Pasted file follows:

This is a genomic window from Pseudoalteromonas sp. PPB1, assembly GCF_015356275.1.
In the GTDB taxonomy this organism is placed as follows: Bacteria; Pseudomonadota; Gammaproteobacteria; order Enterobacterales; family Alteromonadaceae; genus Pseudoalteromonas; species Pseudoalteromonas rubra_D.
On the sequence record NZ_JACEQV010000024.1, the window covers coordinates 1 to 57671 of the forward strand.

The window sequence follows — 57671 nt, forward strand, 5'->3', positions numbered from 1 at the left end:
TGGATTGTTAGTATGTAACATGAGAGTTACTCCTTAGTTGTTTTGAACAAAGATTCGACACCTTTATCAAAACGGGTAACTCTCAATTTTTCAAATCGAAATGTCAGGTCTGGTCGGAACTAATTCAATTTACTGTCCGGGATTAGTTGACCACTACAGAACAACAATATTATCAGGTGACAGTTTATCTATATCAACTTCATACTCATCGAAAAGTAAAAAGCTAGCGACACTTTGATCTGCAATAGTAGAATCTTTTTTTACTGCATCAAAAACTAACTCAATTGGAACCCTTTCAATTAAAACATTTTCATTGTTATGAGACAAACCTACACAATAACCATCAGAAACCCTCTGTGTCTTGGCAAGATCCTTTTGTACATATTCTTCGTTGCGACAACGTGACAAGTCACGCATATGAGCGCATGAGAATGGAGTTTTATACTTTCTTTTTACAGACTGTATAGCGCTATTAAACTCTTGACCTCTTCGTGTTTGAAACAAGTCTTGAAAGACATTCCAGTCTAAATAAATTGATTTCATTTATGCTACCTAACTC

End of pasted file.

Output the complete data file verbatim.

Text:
This is a genomic window from Pseudoalteromonas sp. PPB1, assembly GCF_015356275.1.
In the GTDB taxonomy this organism is placed as follows: Bacteria; Pseudomonadota; Gammaproteobacteria; order Enterobacterales; family Alteromonadaceae; genus Pseudoalteromonas; species Pseudoalteromonas rubra_D.
On the sequence record NZ_JACEQV010000024.1, the window covers coordinates 1 to 57671 of the forward strand.

The window sequence follows — 57671 nt, forward strand, 5'->3', positions numbered from 1 at the left end:
TGGATTGTTAGTATGTAACATGAGAGTTACTCCTTAGTTGTTTTGAACAAAGATTCGACACCTTTATCAAAACGGGTAACTCTCAATTTTTCAAATCGAAATGTCAGGTCTGGTCGGAACTAATTCAATTTACTGTCCGGGATTAGTTGACCACTACAGAACAACAATATTATCAGGTGACAGTTTATCTATATCAACTTCATACTCATCGAAAAGTAAAAAGCTAGCGACACTTTGATCTGCAATAGTAGAATCTTTTTTTACTGCATCAAAAACTAACTCAATTGGAACCCTTTCAATTAAAACATTTTCATTGTTATGAGACAAACCTACACAATAACCATCAGAAACCCTCTGTGTCTTGGCAAGATCCTTTTGTACATATTCTTCGTTGCGACAACGTGACAAGTCACGCATATGAGCGCATGAGAATGGAGTTTTATACTTTCTTTTTACAGACTGTATAGCGCTATTAAACTCTTGACCTCTTCGTGTTTGAAACAAGTCTTGAAAGACATTCCAGTCTAAATAAATTGATTTCATTTATGCTACCTAACTC